In December 2020, a 60-year-old male patient applied to Van Yüzüncü Yil University Dursun Odabas Medical Center Emergency Clinic with the complaint of sudden-onset severe vertigo, dizziness, nausea, vomiting, diarrhoea, and abdominal pain. The patient also stated that he had to keep his eyes closed because he could not tolerate the surrounding environment. On arrival, his haemodynamics were stable, he had no fever, blood oxygen level was 93%, and the blood pressure was 130/60 mmHg. Bilateral otoscopic and audiological examinations were normal. An examination revealed spontaneous nystagmus with a fast component to the right. The head-thrust test was positive on the right side. The Dix-Hallpike test was negative. No improvement was noted in the symptoms on repeated maneuvers. Other cranial nerve examinations were normal. The patient had a history of hypertension and coronary artery disease. No central pathology was detected on neurological and radiological examinations including contrast-enhanced cranial Computed Tomography (CT) and diffusion-weighted Magnetic Resonance Imaging (MRI). Thoracic CT (Figure) was performed due to increased C-reactive protein (CRP) (25 mg/L) and D-dimer (2.99 mg/mL) levels. The radiographic appearance of the chest was compatible with COVID-19 infection symptoms and the Polymerase Chain Reaction (PCR) test was positive. Therefore, the patient was hospitalized and isolated and was initiated on a 7-day therapy including hydroxychloroquine, steroid, favipiravir, betahistine, and dimenhydrinate.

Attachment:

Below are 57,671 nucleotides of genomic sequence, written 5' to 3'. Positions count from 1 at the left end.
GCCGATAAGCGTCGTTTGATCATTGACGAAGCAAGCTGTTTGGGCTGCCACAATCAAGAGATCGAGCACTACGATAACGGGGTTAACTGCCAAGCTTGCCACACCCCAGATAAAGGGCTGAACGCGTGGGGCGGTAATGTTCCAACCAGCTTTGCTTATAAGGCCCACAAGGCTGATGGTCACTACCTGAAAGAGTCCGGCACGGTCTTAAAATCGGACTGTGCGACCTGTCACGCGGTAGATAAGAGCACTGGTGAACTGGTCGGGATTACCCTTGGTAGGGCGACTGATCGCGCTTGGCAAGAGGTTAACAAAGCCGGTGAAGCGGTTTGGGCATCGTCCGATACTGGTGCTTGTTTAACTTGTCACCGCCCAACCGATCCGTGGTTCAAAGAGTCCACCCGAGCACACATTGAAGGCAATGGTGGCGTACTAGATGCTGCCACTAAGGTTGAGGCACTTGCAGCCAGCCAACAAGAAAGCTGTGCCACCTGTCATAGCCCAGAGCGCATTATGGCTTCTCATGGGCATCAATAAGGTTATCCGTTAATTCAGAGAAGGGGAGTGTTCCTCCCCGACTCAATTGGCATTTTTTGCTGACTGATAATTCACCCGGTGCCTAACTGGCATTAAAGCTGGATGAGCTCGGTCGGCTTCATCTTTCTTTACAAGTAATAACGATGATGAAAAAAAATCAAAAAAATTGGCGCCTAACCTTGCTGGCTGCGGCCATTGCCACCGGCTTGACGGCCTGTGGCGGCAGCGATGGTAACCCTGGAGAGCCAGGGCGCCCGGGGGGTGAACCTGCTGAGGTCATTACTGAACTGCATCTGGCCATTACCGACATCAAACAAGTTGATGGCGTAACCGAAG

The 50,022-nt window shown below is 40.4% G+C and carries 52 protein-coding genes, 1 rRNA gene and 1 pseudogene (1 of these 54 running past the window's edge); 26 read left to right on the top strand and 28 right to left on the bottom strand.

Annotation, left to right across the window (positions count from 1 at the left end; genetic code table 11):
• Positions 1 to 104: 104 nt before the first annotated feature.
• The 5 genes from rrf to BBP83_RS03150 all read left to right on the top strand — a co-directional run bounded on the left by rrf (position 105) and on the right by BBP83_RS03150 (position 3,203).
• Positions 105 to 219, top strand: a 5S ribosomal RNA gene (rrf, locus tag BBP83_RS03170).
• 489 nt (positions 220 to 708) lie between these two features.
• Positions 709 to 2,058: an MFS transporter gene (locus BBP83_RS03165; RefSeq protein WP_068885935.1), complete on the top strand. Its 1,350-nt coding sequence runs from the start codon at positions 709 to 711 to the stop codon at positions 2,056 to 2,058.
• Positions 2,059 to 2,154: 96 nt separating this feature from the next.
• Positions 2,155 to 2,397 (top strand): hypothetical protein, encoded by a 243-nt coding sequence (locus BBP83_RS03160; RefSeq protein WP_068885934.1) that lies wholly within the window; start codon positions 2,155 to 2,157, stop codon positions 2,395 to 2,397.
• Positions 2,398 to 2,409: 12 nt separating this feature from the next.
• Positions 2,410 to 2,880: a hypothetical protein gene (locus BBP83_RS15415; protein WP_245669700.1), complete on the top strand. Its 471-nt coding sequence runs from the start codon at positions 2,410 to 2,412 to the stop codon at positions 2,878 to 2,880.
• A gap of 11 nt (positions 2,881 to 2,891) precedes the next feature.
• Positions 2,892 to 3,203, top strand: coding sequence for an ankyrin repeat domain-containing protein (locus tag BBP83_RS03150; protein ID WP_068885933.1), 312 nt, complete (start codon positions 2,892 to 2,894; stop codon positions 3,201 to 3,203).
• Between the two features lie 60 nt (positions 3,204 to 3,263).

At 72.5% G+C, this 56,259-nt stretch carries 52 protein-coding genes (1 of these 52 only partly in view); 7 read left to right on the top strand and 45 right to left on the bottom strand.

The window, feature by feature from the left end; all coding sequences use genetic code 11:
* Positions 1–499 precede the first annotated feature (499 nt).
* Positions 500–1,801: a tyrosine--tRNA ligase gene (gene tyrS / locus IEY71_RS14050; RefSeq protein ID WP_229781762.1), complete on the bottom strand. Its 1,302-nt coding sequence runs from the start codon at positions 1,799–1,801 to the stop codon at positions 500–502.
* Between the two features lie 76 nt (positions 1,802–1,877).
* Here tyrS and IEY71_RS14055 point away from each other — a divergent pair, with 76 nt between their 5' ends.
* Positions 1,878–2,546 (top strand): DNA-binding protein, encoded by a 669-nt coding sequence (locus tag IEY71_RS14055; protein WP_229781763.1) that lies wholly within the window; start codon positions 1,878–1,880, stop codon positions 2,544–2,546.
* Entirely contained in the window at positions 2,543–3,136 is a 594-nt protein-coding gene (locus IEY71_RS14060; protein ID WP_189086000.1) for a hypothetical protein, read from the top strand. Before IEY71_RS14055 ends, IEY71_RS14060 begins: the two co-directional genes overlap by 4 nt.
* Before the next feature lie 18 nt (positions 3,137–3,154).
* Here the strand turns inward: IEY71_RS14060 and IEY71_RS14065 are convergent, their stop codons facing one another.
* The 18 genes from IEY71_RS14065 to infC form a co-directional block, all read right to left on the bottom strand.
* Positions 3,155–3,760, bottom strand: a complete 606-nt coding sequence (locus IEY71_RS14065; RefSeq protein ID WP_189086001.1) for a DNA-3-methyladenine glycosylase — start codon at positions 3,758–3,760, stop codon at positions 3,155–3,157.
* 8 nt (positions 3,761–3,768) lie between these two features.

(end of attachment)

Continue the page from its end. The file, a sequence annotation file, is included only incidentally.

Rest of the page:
However, the patient lacked most of the typical COVID-19 symptoms (fever, dry cough, malaise, muscle-joint pain, and shortness of breath), while he only had diarrhoea and persistent vertigo and nausea. Coagulation parameters including complete blood count, fibrinogen level, and platelet count were within normal limits. After a seven-day hospital stay, the symptoms improved, and the patient was able to tolerate an oral diet and was eventually discharged home. After discharge, he was advised to quarantine for seven more days. An informed consent form was obtained from the patient for the publication of this case report.